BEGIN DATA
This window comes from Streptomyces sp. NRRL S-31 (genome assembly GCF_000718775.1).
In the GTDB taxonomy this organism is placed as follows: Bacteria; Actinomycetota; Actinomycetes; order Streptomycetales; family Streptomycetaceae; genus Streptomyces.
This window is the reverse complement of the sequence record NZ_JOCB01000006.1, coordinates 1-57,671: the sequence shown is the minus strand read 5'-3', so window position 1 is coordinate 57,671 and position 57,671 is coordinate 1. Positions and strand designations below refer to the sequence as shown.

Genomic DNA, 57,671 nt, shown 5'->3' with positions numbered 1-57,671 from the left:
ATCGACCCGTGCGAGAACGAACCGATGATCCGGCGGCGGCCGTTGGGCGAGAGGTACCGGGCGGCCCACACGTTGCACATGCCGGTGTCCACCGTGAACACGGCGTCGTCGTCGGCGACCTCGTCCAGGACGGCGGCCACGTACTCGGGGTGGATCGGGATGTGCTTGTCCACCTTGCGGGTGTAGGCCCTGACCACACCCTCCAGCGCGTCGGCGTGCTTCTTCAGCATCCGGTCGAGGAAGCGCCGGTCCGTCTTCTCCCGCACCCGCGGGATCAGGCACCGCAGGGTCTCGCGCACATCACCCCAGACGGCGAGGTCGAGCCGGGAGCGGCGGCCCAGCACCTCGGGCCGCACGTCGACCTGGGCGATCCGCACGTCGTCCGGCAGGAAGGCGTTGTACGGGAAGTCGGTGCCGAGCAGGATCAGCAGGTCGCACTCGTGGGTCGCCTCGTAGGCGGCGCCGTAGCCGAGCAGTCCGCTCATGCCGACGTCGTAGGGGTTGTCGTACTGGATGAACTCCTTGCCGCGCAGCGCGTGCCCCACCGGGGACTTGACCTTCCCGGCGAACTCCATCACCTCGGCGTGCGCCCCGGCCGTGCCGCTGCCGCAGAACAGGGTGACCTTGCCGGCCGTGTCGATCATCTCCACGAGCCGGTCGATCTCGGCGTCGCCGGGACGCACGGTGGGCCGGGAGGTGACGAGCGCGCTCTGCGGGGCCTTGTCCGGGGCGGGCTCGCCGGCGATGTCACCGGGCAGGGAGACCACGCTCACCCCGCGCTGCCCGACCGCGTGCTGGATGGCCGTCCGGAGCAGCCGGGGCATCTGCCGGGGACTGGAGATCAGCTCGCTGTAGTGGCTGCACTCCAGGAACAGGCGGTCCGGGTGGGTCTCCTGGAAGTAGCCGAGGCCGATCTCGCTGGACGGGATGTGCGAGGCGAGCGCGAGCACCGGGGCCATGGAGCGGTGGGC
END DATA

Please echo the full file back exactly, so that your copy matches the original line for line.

This window comes from Streptomyces sp. NRRL S-31 (genome assembly GCF_000718775.1).
In the GTDB taxonomy this organism is placed as follows: Bacteria; Actinomycetota; Actinomycetes; order Streptomycetales; family Streptomycetaceae; genus Streptomyces.
This window is the reverse complement of the sequence record NZ_JOCB01000006.1, coordinates 1-57,671: the sequence shown is the minus strand read 5'-3', so window position 1 is coordinate 57,671 and position 57,671 is coordinate 1. Positions and strand designations below refer to the sequence as shown.

Genomic DNA, 57,671 nt, shown 5'->3' with positions numbered 1-57,671 from the left:
ATCGACCCGTGCGAGAACGAACCGATGATCCGGCGGCGGCCGTTGGGCGAGAGGTACCGGGCGGCCCACACGTTGCACATGCCGGTGTCCACCGTGAACACGGCGTCGTCGTCGGCGACCTCGTCCAGGACGGCGGCCACGTACTCGGGGTGGATCGGGATGTGCTTGTCCACCTTGCGGGTGTAGGCCCTGACCACACCCTCCAGCGCGTCGGCGTGCTTCTTCAGCATCCGGTCGAGGAAGCGCCGGTCCGTCTTCTCCCGCACCCGCGGGATCAGGCACCGCAGGGTCTCGCGCACATCACCCCAGACGGCGAGGTCGAGCCGGGAGCGGCGGCCCAGCACCTCGGGCCGCACGTCGACCTGGGCGATCCGCACGTCGTCCGGCAGGAAGGCGTTGTACGGGAAGTCGGTGCCGAGCAGGATCAGCAGGTCGCACTCGTGGGTCGCCTCGTAGGCGGCGCCGTAGCCGAGCAGTCCGCTCATGCCGACGTCGTAGGGGTTGTCGTACTGGATGAACTCCTTGCCGCGCAGCGCGTGCCCCACCGGGGACTTGACCTTCCCGGCGAACTCCATCACCTCGGCGTGCGCCCCGGCCGTGCCGCTGCCGCAGAACAGGGTGACCTTGCCGGCCGTGTCGATCATCTCCACGAGCCGGTCGATCTCGGCGTCGCCGGGACGCACGGTGGGCCGGGAGGTGACGAGCGCGCTCTGCGGGGCCTTGTCCGGGGCGGGCTCGCCGGCGATGTCACCGGGCAGGGAGACCACGCTCACCCCGCGCTGCCCGACCGCGTGCTGGATGGCCGTCCGGAGCAGCCGGGGCATCTGCCGGGGACTGGAGATCAGCTCGCTGTAGTGGCTGCACTCCAGGAACAGGCGGTCCGGGTGGGTCTCCTGGAAGTAGCCGAGGCCGATCTCGCTGGACGGGATGTGCGAGGCGAGCGCGAGCACCGGGGCCATGGAGCGGTGGGC